Wednesday, June 30, 2010

What Fabric Is Your Dress?

Silky Satin





Peau De Soie







So many beautiful fabrics that call to mind elaborate dresses from flowy to grand,

and they are all:

100% Polyester.

Fabric of champions.

It's not just your Daddy's leisure suit anymore!

Monday, June 28, 2010

Another Reader Question

What Is A Woman's Tux?

It is basically just what it sounds like, the same exact garment that a man would wear, but proportioned through the hips, shoulders and across the bust differently to fit a woman. I think the question is really, why would a woman need a tux, right? There are several scenarios is which a woman would wear a tux. The first is the one I mentioned in my past post, a woman who identifies more with a tux than a wedding gown for her wedding day.

Much more common is their use by women who will be standing for the groom with his party. So men, if you have a female attendant, you have the option of either 1. dressing her like the rest of the groomsmen in a tux, 2. have her dress like the rest of the bridesmaids, 3. have her wear the same dress as the rest of the bridesmaids, but in black and white to match the tuxes, or 4. have her wear a completely different dress in black and white to match the tuxes. At my store I have had several dresses over the years that have been popular for female attendants because they have tuxedo-like collars or belts or such.

Another use for women's tuxedos has nothing to do with weddings. We get a lot of women looking for women's tuxes for novelty reasons, that is, they are in a theatrical production, they are working at a restaurant that requires them, they are participating in a ceremony of some sort. These are all reasons why a woman might wear a tux! Thanks for the question, Madison!

And, answering another question you asked, whether a full figured girl can look good in a mermaid, the answer is a hesitant yes, but it depends on a number of factors. I generally don't recommend a mermaid for a girl who is disproportionately bottom heavy. Its all about accenting the tush, and if that is already the focus of attention due to its size, I think a different style would suit. But if the bride is proportionately full figured, or is full on top, but not on bottom, the mermaid can celebrate her curves and balance her out. Remember from my previous post that a plus size is probably smaller than you think. A size 20 is really a size 16, and that every bride that is a size 16 is shaped differently. So now, enquiring minds can know!

Friday, June 25, 2010

Feeling Good About Love

For Feel Good Friday this week, I'd like to tell you about a movement in America that makes me happy.

This is a blog about me and my career selling wedding dresses. Sometimes I write about the brides' stories, and sometimes I'll write about weddings from my perspective. I never intended this to be a political soapbox. Yet I can't help but be happy that thousands of people across America who are blissfully in love are slowly gaining the right to be married. That's right, I'm talking about Gay Marriage.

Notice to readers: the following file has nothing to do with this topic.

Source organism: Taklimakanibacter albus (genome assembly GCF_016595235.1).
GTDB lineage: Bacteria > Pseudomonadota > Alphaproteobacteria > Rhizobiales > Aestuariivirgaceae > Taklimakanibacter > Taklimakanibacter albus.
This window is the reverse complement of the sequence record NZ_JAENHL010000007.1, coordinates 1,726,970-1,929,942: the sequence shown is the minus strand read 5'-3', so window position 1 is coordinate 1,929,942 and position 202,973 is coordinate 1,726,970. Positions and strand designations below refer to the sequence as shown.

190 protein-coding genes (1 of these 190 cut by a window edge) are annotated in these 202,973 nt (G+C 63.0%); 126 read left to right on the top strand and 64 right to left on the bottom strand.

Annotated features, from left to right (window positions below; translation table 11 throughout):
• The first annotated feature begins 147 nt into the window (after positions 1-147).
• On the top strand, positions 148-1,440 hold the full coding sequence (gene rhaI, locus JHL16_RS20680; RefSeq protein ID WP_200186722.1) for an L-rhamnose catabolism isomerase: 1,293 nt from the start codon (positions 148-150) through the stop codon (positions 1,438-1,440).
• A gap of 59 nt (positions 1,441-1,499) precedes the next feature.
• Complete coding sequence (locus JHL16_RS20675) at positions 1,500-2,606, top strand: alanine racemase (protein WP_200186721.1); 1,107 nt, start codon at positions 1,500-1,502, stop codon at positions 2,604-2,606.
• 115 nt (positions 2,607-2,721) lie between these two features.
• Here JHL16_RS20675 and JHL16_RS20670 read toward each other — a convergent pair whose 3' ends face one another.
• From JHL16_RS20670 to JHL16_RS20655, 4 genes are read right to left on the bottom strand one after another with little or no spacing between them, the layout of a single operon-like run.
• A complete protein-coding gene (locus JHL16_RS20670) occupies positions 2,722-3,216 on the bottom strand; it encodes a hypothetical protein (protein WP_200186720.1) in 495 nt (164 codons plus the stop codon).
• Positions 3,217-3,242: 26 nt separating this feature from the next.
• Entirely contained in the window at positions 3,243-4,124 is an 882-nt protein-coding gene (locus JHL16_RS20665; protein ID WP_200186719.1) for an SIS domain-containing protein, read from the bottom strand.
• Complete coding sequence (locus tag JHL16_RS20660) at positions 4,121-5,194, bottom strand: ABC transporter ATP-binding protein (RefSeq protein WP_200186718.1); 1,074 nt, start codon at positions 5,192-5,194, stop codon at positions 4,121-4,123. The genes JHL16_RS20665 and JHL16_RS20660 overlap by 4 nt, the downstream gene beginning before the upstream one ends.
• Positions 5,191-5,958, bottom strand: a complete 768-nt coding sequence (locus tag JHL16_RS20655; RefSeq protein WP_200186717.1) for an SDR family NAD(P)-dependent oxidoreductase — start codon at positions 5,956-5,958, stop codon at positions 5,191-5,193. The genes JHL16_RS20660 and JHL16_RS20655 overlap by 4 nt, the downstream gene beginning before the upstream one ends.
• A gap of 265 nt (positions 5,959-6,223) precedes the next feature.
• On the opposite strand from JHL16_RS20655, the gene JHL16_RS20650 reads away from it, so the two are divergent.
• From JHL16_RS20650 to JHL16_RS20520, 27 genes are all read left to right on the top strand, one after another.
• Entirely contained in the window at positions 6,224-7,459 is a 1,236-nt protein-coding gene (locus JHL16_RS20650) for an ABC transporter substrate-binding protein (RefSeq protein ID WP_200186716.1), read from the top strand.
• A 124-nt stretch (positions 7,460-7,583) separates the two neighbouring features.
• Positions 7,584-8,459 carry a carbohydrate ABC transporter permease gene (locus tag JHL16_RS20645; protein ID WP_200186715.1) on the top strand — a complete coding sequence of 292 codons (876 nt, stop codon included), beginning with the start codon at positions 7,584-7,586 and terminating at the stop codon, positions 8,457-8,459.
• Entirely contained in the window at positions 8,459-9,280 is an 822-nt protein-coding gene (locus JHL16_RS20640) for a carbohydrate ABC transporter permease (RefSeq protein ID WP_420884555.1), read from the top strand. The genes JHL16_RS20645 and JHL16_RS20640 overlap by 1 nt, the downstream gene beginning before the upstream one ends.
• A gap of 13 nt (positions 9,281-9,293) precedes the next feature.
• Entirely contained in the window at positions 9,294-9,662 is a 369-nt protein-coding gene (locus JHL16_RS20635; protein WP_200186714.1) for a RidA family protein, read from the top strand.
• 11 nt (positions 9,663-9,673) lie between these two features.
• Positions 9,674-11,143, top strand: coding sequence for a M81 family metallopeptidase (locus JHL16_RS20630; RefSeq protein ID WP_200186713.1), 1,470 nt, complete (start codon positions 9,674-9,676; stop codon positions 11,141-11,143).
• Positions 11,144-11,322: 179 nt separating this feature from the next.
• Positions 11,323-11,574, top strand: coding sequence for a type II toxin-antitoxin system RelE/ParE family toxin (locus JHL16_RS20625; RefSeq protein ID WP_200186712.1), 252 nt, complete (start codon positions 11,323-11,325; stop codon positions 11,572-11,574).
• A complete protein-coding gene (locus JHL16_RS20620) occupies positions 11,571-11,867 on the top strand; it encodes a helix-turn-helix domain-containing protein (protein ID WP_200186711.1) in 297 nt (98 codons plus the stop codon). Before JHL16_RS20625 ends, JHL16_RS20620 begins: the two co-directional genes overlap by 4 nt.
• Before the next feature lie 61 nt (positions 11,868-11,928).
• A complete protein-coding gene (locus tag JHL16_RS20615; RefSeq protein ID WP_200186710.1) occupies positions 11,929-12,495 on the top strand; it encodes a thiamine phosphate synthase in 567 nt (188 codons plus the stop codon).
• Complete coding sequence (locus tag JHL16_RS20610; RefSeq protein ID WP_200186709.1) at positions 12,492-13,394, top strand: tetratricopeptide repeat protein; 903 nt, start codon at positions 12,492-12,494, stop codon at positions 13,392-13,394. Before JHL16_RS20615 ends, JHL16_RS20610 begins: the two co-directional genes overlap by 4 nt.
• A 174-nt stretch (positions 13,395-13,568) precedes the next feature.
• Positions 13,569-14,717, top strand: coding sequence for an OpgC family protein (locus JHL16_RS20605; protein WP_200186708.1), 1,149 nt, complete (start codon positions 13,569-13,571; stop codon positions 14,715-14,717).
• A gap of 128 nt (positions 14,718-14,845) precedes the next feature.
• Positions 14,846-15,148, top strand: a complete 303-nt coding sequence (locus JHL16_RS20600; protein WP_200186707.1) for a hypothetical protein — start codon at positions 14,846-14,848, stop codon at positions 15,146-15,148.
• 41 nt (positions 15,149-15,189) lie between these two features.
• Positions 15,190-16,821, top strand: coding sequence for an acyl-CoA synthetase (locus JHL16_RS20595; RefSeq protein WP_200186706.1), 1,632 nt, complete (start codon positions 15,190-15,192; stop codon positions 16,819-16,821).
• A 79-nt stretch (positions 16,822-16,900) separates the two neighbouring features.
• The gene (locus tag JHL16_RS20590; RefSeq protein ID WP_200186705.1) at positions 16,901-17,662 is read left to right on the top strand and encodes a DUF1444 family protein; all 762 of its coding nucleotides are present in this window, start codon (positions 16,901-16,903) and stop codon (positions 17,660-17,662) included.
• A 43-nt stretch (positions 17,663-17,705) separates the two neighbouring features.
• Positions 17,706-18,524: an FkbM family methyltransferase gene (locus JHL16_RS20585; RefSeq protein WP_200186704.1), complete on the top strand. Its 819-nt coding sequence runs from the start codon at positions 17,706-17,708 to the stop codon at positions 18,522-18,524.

I have never fully understood the argument against allowing two adults of the same sex to be married. If your faith does not agree with it, then, by all means, don't do it. I would never suggest that a religion, and their clergy, should be required to perform marriage ceremonies for same sex couples. But I do believe that representatives of the government, and clergy from certain accepting faiths should be allowed to perform a legal marriage ceremony. I have also heard the argument that gay unions are biologically unproductive; that the point of a marriage is to procreate, and if people began forming same-sex unions then the future of the human race and its procreation would hang in the balance. Okay, but does that mean we need to render birth control illegal as well, after all, a couple that chooses not to have children at all is "endangering the human race" as much as a homosexual couple.

So away from the politics for a moment, and fast forward to my store. Some might say that I have a vested interest in the making of gay marriage legal. After all, now I have the opportunity to sell the happy couple TWO dresses instead of one! I admit, this is true! I have known several women couples through my store, most of whom have both bought their dresses from me, (although some have had one wear a dress and the other wear a woman's tux) but I think of one couple in particular. I really enjoyed working with them. For ease of conversation, I'll call them Nora and Colleen. As I was helping Nora try on dresses in the dressing room, I got to share a moment with them. As I laced Nora into the dress that eventually became "the one" I was privy to both the look of expectant hope on her face as she turned to face her fiancee, as well as the look of pure love and pleasure on Colleen's face as she saw her intended looking so beautiful and they both registered that they had the freedom to make their love official. How can such affection not be celebrated, and how can this not make me happy today?

Wednesday, June 23, 2010

Brides: Made in the USA